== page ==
What is the Difference Between a Divorce and an Annulment in Florida?
If you are thinking about ending your marriage, you might be wondering whether you should file for divorce or seek an annulment. In colloquial terms, many people assume that annulment is a procedure for marriages that are short-lived, or that were entered into by both parties without enough foresight. In other words, there is often a sense that, if you made a mistake getting married, the best option might be to seek an annulment. In other cases, parties that are particularly religious may want to seek an annulment instead of a divorce for religious purposes.
Regardless of the reason that you may want an annulment or believe that one is appropriate, it is important to understand that divorce and annulment are not interchangeable. In theory, marriages in which the parties are eligible to get divorced are not interchangeable with marriages in which the parties are eligible to get an annulment. Yet while Florida has a divorce statute, it does not have a specific annulment statute. Accordingly, some people who may be eligible for an annulment ultimately seek a divorce. We will say more about the differences between divorce and annulment in Florida.
Reasons for an Annulment in Florida
As we mentioned, Florida does not have a specific statute governing annulment. However, annulment is only appropriate in situations where the marriage was not legal in the first place. In other words, annulment is a way to put a legal end to a marriage that was not legal to begin with. Under Florida law, examples of marriages that may be eligible for annulment (or grounds for annulment) include but are not limited to the following:
- Incestuous marriage, or parties related to one another;
- One or both parties lacked capacity to consent to the marriage (as a result, for instance, of mental illness, influence of drugs, or influence of alcohol);
- One or both parties was too young to legally consent to the marriage;
- One or both parties legally had another spouse at the time of the marriage (also known as bigamy;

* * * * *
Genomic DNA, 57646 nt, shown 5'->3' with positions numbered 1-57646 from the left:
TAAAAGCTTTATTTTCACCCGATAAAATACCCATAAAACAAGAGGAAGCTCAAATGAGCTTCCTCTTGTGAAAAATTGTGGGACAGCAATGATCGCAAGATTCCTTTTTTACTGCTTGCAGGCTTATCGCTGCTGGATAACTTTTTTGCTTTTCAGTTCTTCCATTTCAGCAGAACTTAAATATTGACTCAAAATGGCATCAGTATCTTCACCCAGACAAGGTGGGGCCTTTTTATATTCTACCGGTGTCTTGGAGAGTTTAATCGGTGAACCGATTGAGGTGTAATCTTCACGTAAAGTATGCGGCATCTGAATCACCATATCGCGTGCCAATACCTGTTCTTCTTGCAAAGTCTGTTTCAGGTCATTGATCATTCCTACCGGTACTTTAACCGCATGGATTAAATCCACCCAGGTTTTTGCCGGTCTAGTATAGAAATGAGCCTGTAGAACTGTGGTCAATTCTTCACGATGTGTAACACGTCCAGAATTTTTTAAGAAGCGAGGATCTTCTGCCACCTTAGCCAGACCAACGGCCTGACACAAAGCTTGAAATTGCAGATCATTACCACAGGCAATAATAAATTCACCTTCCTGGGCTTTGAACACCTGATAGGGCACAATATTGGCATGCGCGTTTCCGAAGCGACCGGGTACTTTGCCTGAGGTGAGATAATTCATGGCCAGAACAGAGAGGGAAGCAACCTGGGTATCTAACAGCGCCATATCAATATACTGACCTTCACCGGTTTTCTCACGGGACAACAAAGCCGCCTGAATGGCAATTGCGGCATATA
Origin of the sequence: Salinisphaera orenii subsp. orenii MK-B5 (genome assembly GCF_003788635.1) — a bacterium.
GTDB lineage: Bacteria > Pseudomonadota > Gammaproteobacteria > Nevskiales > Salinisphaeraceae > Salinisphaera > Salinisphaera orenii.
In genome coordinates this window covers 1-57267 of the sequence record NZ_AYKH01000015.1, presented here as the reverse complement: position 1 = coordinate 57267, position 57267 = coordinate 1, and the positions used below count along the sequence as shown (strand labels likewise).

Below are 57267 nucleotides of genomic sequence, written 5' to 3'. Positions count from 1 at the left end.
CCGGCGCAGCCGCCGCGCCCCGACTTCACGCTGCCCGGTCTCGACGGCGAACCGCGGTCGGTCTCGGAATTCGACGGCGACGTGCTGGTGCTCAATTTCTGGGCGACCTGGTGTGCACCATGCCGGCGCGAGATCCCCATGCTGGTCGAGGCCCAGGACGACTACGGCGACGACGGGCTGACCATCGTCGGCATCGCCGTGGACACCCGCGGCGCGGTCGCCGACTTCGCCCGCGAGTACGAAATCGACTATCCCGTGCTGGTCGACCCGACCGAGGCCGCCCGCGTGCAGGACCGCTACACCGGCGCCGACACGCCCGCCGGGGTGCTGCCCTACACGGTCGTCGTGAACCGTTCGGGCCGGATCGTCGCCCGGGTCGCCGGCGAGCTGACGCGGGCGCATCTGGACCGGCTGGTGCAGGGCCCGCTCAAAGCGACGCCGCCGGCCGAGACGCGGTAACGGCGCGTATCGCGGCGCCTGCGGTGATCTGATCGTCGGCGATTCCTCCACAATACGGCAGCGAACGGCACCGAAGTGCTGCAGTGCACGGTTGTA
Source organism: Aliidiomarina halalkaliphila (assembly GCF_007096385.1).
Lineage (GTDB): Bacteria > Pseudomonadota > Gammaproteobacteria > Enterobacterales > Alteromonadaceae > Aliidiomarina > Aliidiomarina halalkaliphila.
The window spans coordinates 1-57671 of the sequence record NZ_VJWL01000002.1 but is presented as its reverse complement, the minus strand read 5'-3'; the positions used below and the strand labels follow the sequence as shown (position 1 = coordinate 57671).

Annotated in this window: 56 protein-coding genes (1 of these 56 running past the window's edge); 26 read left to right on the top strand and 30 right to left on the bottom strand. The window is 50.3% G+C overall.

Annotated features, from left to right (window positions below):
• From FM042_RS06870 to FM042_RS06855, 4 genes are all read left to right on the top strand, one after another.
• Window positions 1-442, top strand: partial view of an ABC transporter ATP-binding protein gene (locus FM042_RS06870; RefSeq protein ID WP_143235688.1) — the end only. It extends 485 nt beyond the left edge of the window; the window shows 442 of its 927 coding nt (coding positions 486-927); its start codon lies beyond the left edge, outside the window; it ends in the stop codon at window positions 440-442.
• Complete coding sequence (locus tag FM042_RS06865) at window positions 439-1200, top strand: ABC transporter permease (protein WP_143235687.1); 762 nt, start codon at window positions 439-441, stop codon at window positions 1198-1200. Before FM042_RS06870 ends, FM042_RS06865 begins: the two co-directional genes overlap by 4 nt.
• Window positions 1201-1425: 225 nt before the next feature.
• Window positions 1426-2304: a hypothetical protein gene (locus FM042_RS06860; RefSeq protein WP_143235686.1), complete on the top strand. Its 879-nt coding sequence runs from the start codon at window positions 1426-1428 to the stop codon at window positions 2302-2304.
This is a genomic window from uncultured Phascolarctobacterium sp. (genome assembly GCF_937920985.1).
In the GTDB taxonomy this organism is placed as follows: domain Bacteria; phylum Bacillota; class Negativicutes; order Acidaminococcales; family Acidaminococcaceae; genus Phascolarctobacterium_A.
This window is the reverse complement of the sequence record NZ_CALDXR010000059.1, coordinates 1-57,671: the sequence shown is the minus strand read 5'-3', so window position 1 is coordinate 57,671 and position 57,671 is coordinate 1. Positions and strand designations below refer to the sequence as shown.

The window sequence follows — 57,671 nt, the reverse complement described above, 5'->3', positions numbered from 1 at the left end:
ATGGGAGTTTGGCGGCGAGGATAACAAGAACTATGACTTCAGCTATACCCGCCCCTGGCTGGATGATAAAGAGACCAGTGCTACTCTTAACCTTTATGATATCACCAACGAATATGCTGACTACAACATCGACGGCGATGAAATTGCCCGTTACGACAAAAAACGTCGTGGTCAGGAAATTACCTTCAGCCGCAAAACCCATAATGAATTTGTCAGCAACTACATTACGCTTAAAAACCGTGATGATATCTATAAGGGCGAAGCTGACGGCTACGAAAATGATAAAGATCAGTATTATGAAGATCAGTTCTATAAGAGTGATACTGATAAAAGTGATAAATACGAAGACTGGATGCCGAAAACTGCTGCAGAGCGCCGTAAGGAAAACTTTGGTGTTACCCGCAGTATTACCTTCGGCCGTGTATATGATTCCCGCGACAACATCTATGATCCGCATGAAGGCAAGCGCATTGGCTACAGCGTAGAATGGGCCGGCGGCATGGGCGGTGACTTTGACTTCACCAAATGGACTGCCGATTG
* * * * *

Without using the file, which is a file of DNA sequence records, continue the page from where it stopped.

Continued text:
- One of the spouses fraudulently convinced the other spouse to get married;
- One of the spouses was under duress when she or he agreed to the marriage; and/or
- Parties never consummated the marriage.
In order to be eligible for an annulment, the party that seeks the annulment must prove that there are grounds for annulment. Any of the above grounds may be sufficient for a court to grant an annulment, but there also may be other grounds that an experienced Florida divorce lawyer can discuss with you.
Reasons for Divorce Are Distinct from Reasons for an Annulment
Unlike an annulment, divorce is intended to dissolve a legal marriage. Rather than needing to prove grounds for divorce, the party that files a petition for the dissolution of marriage only needs to show “no fault” grounds, which is to say that the marriage is “irretrievably broken.” In addition, one of the parties must meet certain residency requirements of residing within the state of Florida for at least six months prior to filing for divorce.
Contact a Divorce Lawyer in Florida
Do you have questions about annulment versus divorce? An experienced divorce attorney in Florida can help you with your case. Contact Bubley & Bubley, P.A. to learn more about how we can assist you.